In the worst hour of the worst season of the worst year of a whole people a man set out from the workhouse with his wife. He was walking – they were both walking – north. She was sick with famine fever and could not keep up. He lifted her and put her on his back. He walked like that west and west and north. Until at nightfall under freezing stars they arrived. In the morning they were both found dead. Of cold. Of hunger. Of the toxins of a whole history. But her feet were held against his breastbone. The last heat of his flesh was his last gift to her. Let no love poem ever come to this threshold. There is no place here for the inexact praise of the easy graces and sensuality of the body. There is only time for this merciless inventory: Their death together in the winter of 1847. Also what they suffered. How they lived. And what there is between a man and woman. And in which darkness it can best be proved.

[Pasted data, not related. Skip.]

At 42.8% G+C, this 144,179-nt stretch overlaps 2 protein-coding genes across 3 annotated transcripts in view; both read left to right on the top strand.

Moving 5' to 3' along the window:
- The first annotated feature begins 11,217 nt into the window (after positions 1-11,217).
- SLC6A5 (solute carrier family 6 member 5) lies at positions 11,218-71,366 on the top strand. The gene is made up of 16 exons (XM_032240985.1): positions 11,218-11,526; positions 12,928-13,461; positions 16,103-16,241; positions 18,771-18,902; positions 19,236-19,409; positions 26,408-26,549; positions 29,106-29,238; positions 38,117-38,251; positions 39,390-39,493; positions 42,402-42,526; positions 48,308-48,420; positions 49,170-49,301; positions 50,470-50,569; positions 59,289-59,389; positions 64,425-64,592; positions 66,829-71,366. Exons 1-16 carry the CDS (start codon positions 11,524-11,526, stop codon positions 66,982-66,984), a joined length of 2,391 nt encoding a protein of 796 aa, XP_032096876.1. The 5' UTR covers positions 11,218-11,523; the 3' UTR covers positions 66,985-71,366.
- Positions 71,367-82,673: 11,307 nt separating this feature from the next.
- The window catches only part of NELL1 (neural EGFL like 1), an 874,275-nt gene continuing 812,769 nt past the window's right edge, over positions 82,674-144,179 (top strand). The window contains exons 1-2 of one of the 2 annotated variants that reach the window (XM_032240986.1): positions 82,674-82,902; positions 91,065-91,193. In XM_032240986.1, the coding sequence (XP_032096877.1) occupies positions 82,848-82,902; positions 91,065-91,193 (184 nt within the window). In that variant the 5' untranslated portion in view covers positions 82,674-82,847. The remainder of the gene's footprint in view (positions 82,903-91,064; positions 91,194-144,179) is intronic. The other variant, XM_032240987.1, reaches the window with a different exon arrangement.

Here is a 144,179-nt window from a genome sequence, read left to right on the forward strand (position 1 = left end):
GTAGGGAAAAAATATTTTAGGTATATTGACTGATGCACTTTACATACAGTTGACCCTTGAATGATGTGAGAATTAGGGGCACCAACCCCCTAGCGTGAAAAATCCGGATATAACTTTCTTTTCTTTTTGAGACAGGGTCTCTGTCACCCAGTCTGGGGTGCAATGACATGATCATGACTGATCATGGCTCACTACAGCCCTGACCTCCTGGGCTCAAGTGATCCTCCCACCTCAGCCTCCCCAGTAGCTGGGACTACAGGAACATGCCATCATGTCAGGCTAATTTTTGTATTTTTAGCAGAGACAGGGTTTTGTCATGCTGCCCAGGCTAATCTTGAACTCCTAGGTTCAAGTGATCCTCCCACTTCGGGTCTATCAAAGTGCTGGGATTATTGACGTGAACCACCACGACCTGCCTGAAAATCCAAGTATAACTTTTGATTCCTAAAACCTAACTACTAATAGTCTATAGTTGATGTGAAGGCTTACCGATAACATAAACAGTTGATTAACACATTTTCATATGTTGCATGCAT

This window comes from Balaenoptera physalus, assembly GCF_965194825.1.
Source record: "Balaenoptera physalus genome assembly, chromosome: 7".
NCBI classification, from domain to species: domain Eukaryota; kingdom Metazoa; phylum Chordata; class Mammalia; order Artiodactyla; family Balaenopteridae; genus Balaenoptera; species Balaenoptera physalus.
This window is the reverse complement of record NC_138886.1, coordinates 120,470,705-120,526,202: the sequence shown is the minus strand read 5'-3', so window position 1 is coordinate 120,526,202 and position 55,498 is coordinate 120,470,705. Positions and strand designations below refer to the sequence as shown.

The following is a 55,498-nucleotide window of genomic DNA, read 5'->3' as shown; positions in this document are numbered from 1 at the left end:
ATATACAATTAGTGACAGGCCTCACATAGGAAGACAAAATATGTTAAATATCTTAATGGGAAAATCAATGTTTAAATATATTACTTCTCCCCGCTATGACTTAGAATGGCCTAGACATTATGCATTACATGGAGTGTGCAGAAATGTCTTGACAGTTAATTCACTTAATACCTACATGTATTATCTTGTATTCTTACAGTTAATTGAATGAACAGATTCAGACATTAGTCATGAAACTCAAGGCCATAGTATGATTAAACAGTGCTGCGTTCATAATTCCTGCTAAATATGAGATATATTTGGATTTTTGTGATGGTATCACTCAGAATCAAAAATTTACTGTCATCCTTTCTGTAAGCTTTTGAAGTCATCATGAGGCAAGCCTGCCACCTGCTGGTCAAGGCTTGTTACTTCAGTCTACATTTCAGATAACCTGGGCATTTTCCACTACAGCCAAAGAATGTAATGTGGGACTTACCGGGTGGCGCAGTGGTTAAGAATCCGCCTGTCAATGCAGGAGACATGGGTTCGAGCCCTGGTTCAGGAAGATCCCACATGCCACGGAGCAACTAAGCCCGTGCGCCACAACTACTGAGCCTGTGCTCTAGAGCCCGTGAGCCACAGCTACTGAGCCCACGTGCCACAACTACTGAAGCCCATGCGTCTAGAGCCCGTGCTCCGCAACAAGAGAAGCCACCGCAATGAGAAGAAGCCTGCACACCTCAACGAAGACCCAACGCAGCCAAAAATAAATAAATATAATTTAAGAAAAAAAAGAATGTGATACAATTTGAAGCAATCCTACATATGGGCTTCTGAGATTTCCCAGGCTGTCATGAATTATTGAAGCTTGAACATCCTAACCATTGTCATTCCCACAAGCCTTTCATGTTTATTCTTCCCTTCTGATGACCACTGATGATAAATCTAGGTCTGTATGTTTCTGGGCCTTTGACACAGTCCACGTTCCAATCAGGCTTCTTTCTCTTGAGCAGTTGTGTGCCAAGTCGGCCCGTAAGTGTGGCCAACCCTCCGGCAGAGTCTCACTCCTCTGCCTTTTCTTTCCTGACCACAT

Where an ash bush grows in the lake a ring of stones has broken cover in this summer's drought. Not high enough to be an island, it holds a disc of stiller water in the riffled lake. Trees have reclaimed the railway line behind us; behind that, the road goes east— as two lines parallel in space and time run away from us this discovered circle draws us in. In drowned towns bells toll only for sailors and for the credulous but this necklace of wet stones, remnant of a wattle Atlantis, catches us all by the throat. We don't know what beads or blades are held in the bog lake's wet amber but much of us longs to live in water and we recognise this surfacing of old homes of love and hurt. A troubled bit of us is kin to people who drew a circle in water, loaded boats with stone, and raised a dry island and a fort with a whole lake for a moat.